Boys playing soccer.
As parents feel more and more pressure to give their children as many competitive advantages as possible, a couple companies are now offering, for just $200, a genetic test to determine which sports your child will be best at. Coming in the form of an online order and mail-in cheek swab, these tests tell you which percentile your child is in with regard to his or her potential for endurance training versus for speed and strength training. The results also reveal whether or not your child is genetically predisposed to be at risk for concussions and cardiac failure. However, geneticists are skeptical of just how accurate these readings are. Are genetic tests such as this sports gene test ready to be on the market? As mail-order and Internet DNA scans become more in demand, is it possible that more damage than good is being done with hard-to-read and possibly misleading test results? Could these sports gene tests help kids move towards success in sports more quickly and safely? Or will they mislead, mislabel, and possibly discourage kids who have athletic aspirations or who just want to have fun?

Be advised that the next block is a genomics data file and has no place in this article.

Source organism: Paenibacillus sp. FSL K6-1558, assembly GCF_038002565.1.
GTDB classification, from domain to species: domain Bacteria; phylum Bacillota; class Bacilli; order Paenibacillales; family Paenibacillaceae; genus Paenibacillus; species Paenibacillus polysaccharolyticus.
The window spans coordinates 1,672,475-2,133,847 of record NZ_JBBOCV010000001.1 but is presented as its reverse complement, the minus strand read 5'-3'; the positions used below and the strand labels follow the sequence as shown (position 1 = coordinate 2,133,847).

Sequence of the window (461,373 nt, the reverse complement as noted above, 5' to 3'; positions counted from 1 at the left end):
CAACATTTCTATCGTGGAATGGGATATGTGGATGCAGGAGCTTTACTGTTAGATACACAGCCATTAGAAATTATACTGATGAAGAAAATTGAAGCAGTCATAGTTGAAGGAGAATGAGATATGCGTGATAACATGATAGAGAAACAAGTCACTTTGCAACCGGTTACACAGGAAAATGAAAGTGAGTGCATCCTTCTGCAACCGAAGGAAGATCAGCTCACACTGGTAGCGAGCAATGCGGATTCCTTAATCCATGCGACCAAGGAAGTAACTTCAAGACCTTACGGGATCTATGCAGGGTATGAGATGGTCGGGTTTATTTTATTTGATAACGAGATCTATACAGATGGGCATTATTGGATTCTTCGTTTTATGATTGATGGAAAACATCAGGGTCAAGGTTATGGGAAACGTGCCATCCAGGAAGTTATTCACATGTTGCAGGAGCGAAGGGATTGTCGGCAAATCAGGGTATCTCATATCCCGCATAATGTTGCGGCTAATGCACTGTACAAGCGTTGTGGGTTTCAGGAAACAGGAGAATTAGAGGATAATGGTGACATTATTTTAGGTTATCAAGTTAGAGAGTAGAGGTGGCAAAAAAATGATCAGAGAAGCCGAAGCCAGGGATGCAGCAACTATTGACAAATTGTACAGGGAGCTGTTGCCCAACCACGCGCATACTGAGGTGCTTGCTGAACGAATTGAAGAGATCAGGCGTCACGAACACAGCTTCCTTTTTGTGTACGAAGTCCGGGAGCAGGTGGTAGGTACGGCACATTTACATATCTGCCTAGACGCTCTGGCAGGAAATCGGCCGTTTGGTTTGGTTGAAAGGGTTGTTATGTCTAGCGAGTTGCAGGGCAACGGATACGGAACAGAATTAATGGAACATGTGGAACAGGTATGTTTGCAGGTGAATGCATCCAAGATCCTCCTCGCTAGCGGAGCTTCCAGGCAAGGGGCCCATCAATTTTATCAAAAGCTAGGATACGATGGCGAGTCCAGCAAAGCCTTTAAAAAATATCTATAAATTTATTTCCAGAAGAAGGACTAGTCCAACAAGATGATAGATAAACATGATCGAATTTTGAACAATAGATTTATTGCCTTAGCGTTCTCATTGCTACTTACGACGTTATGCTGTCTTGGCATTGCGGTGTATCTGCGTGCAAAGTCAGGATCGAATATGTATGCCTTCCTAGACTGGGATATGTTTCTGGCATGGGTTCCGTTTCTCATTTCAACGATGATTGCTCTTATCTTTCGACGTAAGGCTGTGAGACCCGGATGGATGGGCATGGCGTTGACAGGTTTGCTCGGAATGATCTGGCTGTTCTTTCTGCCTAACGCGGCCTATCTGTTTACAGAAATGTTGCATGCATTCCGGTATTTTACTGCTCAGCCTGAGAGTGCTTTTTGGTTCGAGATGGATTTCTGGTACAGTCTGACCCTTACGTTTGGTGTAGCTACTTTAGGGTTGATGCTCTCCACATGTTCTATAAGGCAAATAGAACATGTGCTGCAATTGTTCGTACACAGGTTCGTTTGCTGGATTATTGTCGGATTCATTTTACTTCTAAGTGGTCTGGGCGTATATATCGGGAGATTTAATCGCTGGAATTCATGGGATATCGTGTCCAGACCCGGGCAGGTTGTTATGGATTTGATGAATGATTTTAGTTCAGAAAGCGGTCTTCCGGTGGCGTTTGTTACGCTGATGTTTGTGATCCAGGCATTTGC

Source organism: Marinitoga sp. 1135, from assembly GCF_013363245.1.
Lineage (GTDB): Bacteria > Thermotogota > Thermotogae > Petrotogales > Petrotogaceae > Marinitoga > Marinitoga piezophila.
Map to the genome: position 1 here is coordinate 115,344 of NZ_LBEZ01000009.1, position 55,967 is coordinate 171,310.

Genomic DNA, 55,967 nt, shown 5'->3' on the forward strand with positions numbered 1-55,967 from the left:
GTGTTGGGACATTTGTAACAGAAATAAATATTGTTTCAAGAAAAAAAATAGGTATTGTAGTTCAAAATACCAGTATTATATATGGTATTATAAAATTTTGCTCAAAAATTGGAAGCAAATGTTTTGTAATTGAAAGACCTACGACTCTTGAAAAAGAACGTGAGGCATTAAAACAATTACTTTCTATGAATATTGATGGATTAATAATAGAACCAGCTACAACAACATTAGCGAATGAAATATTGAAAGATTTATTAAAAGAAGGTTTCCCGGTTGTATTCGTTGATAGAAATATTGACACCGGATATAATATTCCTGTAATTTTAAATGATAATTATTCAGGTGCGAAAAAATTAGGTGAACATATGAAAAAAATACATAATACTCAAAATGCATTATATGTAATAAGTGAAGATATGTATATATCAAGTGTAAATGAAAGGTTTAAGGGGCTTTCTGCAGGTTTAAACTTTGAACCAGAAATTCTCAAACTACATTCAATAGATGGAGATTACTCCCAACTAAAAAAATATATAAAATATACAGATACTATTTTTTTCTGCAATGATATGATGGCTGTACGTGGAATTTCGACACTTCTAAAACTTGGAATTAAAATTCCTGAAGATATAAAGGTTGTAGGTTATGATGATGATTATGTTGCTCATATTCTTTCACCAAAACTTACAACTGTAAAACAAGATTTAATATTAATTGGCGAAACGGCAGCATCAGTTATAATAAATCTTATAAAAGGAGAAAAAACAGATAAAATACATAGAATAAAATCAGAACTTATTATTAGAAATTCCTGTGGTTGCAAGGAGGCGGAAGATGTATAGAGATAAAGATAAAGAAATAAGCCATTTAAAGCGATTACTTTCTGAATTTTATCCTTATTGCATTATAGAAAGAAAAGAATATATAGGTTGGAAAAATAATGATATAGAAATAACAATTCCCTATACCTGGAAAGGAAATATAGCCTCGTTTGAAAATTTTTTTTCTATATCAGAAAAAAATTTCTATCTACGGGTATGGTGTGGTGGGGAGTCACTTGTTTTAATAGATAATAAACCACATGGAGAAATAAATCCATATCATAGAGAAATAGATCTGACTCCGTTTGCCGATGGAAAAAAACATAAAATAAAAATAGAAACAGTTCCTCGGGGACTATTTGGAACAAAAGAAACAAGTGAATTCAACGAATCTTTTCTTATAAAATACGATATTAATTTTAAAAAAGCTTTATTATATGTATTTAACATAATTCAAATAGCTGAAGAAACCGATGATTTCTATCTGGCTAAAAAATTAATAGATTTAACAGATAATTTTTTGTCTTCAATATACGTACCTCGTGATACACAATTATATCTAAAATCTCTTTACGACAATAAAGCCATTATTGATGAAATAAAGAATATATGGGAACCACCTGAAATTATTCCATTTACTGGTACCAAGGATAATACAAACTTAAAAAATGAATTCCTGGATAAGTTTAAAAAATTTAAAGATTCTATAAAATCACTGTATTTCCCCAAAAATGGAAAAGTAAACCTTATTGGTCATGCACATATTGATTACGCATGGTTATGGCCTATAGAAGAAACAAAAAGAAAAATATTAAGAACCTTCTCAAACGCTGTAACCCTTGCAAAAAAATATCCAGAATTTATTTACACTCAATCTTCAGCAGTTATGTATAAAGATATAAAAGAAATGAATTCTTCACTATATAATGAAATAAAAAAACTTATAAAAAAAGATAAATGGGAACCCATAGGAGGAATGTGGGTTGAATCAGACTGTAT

Bill Miller, chief executive, American International Biotechnology Services in Virginia, which began selling genetic testing for sports genes two weeks ago
Vishy Iyer, associate professor, molecular genetics, University of Texas at Austin
Lainie Ross, MD, PhD, pediatrician and bioethicist, University of Chicago